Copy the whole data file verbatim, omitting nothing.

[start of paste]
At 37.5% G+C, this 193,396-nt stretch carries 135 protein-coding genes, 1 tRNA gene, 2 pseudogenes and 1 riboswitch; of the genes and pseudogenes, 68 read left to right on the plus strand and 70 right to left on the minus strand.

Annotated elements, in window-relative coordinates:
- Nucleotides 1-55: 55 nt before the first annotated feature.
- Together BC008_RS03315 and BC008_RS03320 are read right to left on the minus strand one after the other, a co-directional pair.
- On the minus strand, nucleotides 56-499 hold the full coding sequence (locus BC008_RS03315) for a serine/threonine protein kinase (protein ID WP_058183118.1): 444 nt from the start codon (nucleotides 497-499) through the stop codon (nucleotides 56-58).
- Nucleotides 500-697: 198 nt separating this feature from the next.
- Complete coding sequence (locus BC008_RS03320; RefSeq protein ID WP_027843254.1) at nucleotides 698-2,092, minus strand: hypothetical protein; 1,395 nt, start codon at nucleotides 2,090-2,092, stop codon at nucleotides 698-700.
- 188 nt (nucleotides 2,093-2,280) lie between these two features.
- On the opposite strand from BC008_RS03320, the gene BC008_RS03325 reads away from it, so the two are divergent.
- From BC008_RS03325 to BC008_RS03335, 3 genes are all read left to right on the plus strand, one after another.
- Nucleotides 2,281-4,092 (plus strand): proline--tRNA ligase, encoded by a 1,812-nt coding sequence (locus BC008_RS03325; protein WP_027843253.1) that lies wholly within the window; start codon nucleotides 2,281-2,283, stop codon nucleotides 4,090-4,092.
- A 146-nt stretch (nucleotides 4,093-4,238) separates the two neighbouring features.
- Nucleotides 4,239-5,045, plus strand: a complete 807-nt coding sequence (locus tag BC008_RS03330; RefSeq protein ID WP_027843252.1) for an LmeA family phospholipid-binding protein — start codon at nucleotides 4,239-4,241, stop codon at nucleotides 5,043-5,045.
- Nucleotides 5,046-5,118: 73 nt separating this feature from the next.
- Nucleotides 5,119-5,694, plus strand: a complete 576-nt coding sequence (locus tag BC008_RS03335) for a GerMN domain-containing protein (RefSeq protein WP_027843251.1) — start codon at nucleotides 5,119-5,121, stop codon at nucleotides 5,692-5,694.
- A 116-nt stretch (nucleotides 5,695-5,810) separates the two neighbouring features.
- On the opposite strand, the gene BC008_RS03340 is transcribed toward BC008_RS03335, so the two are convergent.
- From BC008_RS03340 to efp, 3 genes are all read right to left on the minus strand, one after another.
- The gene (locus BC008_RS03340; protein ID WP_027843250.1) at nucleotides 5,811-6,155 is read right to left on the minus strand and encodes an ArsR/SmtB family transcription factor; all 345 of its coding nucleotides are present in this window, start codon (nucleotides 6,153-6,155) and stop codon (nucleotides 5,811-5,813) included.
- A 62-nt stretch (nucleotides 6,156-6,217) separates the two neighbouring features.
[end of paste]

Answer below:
At 37.5% G+C, this 193,396-nt stretch carries 135 protein-coding genes, 1 tRNA gene, 2 pseudogenes and 1 riboswitch; of the genes and pseudogenes, 68 read left to right on the plus strand and 70 right to left on the minus strand.

Annotated elements, in window-relative coordinates:
- Nucleotides 1-55: 55 nt before the first annotated feature.
- Together BC008_RS03315 and BC008_RS03320 are read right to left on the minus strand one after the other, a co-directional pair.
- On the minus strand, nucleotides 56-499 hold the full coding sequence (locus BC008_RS03315) for a serine/threonine protein kinase (protein ID WP_058183118.1): 444 nt from the start codon (nucleotides 497-499) through the stop codon (nucleotides 56-58).
- Nucleotides 500-697: 198 nt separating this feature from the next.
- Complete coding sequence (locus BC008_RS03320; RefSeq protein ID WP_027843254.1) at nucleotides 698-2,092, minus strand: hypothetical protein; 1,395 nt, start codon at nucleotides 2,090-2,092, stop codon at nucleotides 698-700.
- 188 nt (nucleotides 2,093-2,280) lie between these two features.
- On the opposite strand from BC008_RS03320, the gene BC008_RS03325 reads away from it, so the two are divergent.
- From BC008_RS03325 to BC008_RS03335, 3 genes are all read left to right on the plus strand, one after another.
- Nucleotides 2,281-4,092 (plus strand): proline--tRNA ligase, encoded by a 1,812-nt coding sequence (locus BC008_RS03325; protein WP_027843253.1) that lies wholly within the window; start codon nucleotides 2,281-2,283, stop codon nucleotides 4,090-4,092.
- A 146-nt stretch (nucleotides 4,093-4,238) separates the two neighbouring features.
- Nucleotides 4,239-5,045, plus strand: a complete 807-nt coding sequence (locus tag BC008_RS03330; RefSeq protein ID WP_027843252.1) for an LmeA family phospholipid-binding protein — start codon at nucleotides 4,239-4,241, stop codon at nucleotides 5,043-5,045.
- Nucleotides 5,046-5,118: 73 nt separating this feature from the next.
- Nucleotides 5,119-5,694, plus strand: a complete 576-nt coding sequence (locus tag BC008_RS03335) for a GerMN domain-containing protein (RefSeq protein WP_027843251.1) — start codon at nucleotides 5,119-5,121, stop codon at nucleotides 5,692-5,694.
- A 116-nt stretch (nucleotides 5,695-5,810) separates the two neighbouring features.
- On the opposite strand, the gene BC008_RS03340 is transcribed toward BC008_RS03335, so the two are convergent.
- From BC008_RS03340 to efp, 3 genes are all read right to left on the minus strand, one after another.
- The gene (locus BC008_RS03340; protein ID WP_027843250.1) at nucleotides 5,811-6,155 is read right to left on the minus strand and encodes an ArsR/SmtB family transcription factor; all 345 of its coding nucleotides are present in this window, start codon (nucleotides 6,153-6,155) and stop codon (nucleotides 5,811-5,813) included.
- A 62-nt stretch (nucleotides 6,156-6,217) separates the two neighbouring features.